Your Donation Cart0 0
Muslim Aid’s office on the Indonesian island of Lombok was damaged by in yesterday’s earthquake at a magnitude of 6.2. This is the latest in the series of quakes which started on Sunday, 29 July and of which the strongest was the one on Sunday, 5 August at a magnitude of 6.9 and is believed to have caused the death of more than 300 people. Staff fled from the building when the trembling began as the greatest danger during tremors is falling masonry, furniture and other building debris. Fadlullah Wilmot, who has just arrived from the London office to lead Muslim Aid’s emergency response as temporary Head of Mission, was among those who had to run from the office.
In a What’s App video message he sent to back to his Muslim Aid’s colleagues in London at 6.am UK time, Fadlullah says: “We were just hit by an earthquake, we were all in the office, we are waiting outside, we ran out immediately. You can see some of the roof is damaged. The office seems structurally sound, you can see there are some cracks in the building and some of the plastering came off. Everything is quite safe, we just have to clean up after this”.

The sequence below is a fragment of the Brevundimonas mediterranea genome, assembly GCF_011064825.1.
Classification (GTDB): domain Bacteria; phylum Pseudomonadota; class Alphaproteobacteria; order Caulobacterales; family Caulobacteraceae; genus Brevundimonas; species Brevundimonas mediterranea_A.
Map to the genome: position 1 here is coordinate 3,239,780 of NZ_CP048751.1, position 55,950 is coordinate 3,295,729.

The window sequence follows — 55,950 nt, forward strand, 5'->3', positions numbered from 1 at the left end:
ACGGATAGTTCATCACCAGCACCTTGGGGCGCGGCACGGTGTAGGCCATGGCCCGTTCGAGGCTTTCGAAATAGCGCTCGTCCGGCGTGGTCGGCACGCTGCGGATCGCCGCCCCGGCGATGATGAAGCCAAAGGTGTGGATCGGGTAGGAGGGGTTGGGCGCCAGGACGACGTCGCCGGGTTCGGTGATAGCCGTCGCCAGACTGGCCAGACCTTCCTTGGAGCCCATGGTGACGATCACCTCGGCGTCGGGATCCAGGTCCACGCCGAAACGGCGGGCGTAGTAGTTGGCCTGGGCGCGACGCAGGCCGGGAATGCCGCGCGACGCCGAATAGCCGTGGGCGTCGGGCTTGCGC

Fadlullah’s worries are for the people he met among the thousands evacuated and hundreds injured who are sleeping in makeshift tents by the roadside and in their fields. Yesterday’s earthquake led to major road closures and left even more areas inaccessible.
Fadlullah says people have fled with nothing: ''There is huge need. I saw a lady sitting down alone on the side of the road with a young child which I correctly assumed to be her grandson. She looked lonely and sad. She told me that her house had been completely destroyed by the earthquake where she was living with her daughter. She has no job and no home and doesn't know how she is going to survive”.
Muslim Aid’s local teams have been distributing essentials such as tarpaulin and ropes to build shelter, hygiene kits including soap and toothpaste, and utensils like buckets for water and washing. Muslim Aid is working in partnership with local organisation Yayasan Kemanusiaan Muslim Indonesia and coordinating with local and national government agencies’ disaster management systems.